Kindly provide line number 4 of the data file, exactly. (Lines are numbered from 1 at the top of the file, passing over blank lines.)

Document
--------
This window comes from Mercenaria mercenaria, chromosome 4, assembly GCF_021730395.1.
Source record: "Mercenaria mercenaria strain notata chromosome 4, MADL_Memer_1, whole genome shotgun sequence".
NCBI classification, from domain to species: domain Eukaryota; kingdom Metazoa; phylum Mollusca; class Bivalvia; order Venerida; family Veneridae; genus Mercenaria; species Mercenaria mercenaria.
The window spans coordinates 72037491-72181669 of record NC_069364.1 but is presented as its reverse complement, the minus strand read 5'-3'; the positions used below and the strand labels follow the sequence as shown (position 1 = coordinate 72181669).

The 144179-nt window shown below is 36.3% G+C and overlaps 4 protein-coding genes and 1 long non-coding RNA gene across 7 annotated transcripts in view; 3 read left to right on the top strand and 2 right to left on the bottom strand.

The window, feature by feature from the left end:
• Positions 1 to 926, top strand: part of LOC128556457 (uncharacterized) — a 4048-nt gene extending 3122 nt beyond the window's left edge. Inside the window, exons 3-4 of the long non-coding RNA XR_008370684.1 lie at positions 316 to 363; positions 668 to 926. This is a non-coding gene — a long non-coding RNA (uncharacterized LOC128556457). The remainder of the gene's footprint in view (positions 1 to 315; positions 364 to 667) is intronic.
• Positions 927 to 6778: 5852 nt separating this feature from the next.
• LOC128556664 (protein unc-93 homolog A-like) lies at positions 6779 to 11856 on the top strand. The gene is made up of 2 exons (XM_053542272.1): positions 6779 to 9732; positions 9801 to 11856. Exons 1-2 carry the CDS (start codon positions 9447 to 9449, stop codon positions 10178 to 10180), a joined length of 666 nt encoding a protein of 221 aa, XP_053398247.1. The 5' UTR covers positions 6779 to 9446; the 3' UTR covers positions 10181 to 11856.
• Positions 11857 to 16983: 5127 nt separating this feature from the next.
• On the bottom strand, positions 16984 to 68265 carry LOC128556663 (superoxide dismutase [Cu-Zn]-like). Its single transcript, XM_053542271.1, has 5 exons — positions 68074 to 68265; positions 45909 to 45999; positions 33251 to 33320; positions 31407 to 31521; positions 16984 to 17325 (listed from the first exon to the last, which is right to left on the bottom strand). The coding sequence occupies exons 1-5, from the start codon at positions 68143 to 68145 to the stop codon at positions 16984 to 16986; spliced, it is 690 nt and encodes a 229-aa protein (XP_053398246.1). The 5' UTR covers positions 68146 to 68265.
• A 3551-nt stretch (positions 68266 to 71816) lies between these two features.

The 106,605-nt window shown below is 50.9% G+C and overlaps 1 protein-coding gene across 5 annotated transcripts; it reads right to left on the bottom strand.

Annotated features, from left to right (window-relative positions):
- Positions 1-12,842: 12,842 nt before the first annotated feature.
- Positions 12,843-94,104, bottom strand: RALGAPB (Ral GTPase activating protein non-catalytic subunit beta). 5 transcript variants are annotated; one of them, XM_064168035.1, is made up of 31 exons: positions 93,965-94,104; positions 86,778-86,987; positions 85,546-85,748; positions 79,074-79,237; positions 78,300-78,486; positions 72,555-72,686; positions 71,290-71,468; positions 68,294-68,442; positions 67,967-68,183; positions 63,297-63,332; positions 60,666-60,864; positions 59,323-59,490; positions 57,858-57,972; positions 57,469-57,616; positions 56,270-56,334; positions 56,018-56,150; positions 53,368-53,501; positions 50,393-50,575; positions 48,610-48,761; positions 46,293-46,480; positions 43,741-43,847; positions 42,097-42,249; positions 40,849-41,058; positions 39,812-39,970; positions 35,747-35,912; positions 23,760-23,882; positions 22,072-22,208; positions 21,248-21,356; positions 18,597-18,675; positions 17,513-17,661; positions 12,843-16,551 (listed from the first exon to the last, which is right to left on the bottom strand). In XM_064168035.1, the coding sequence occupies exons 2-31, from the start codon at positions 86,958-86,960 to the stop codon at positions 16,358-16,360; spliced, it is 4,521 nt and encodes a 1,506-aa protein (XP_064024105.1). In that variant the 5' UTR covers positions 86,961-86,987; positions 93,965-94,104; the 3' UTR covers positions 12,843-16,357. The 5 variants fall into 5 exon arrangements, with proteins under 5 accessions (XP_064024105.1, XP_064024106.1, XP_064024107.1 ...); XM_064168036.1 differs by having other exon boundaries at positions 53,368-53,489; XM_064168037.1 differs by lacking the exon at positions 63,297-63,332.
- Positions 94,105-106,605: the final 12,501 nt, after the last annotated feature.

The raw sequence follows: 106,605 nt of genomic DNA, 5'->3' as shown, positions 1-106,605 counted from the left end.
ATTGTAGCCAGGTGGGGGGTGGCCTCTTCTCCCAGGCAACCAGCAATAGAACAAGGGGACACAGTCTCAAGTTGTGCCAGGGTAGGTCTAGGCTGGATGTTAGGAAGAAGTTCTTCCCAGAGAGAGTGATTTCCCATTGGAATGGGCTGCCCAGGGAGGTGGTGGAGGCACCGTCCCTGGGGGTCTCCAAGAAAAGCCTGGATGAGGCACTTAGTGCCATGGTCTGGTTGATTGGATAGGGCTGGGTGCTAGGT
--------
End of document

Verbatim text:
The window spans coordinates 72037491-72181669 of record NC_069364.1 but is presented as its reverse complement, the minus strand read 5'-3'; the positions used below and the strand labels follow the sequence as shown (position 1 = coordinate 72181669).